Can the police lie to me when asking me questions?

Written by: Christopher Yotz

The short answer is, yes. The police are legally allowed to be untruthful (with very few exceptions) in order to get someone to talk or otherwise give the police what they want.

Like many myths in the law, I blame Hollywood. The movies and television perpetuate so many false legal claims and false results that I’m astounded. But, they keep using these falsehoods and people begin to believe that they are true. Look at it this way; if an undercover officer always had to tell the truth to the “bad guys” then do you really think the concept of undercover officers would even exist?

            As I often do, let’s take a DWI stop for example. Let’s say the police have stopped you for a traffic violation and they want to escalate the stop to investigate you for DWI. The officer typically asks if you’ve been drinking. Let’s say you tell the officer, no. Then the officer says, “come on, I can smell it on your breath.” Even if the officer couldn’t really smell the alcohol they can make factual claims to you about other evidence against you in order to get a confession.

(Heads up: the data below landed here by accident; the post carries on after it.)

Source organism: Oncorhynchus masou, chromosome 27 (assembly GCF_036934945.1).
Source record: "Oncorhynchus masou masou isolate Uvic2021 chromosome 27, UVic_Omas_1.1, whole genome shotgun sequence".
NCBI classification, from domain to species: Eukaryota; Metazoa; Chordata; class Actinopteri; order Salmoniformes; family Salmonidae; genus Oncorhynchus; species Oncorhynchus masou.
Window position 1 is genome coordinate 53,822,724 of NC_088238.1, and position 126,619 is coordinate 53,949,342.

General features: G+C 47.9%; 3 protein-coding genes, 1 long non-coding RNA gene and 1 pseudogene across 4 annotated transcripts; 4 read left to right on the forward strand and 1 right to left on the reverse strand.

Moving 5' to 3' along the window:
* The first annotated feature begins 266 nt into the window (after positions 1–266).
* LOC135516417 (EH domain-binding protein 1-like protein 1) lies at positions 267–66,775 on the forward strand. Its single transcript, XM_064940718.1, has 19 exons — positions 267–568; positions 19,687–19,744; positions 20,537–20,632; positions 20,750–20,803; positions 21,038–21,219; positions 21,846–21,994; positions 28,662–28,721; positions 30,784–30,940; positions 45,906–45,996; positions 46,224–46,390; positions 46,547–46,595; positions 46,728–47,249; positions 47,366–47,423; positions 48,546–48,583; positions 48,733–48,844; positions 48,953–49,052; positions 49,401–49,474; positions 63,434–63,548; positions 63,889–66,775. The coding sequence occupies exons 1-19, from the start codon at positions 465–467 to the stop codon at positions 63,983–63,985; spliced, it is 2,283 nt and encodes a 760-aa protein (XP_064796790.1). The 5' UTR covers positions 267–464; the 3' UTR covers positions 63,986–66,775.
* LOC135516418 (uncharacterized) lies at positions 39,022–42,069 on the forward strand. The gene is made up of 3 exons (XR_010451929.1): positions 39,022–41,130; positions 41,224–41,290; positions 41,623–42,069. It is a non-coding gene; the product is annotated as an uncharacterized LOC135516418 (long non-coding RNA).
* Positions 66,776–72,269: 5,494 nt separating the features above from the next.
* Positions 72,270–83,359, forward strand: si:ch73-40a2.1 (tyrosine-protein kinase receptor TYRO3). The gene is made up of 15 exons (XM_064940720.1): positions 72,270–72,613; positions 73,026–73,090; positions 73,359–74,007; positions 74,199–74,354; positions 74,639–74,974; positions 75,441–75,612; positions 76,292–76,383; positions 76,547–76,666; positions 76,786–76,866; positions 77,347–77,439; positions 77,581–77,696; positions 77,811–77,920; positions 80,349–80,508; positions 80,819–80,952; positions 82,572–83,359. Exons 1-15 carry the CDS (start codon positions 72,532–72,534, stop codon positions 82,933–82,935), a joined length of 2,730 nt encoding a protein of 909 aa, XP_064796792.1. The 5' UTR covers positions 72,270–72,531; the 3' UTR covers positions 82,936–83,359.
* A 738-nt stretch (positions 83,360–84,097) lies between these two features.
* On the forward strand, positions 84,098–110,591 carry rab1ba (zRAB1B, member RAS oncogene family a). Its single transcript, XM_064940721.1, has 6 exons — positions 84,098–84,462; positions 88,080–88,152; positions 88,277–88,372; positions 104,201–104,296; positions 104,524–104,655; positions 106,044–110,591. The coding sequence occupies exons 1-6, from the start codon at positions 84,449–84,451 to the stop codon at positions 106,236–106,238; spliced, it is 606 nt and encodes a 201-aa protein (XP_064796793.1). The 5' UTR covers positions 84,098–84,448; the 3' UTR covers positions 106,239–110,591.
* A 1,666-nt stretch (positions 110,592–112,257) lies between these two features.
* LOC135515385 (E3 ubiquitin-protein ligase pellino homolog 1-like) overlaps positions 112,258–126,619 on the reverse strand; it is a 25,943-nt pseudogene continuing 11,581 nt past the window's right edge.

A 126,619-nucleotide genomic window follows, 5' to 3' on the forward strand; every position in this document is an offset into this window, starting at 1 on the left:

Let’s take another example. Let’s say the police stop you for a traffic violation and the officer tells you he can smell marijuana and that if you just tell him where it is and let him search without getting a warrant then it will go easier for you. He can say this to you even if he can’t smell the marijuana.

            In both of these examples the officer is trying to get you to confess to a crime by leading you to believe he already has the evidence against you. I’m always surprised how often this works. If an officer is trying to convince you that he has all the evidence he needs to arrest you then he must not. If he did, then you would already be under arrest rather than having a discussion about how easily the officer could arrest you.

            Please also see my other blog post titled Should I answer questions from the police. As I said in that post, “You have a right to remain silent and you should use it.”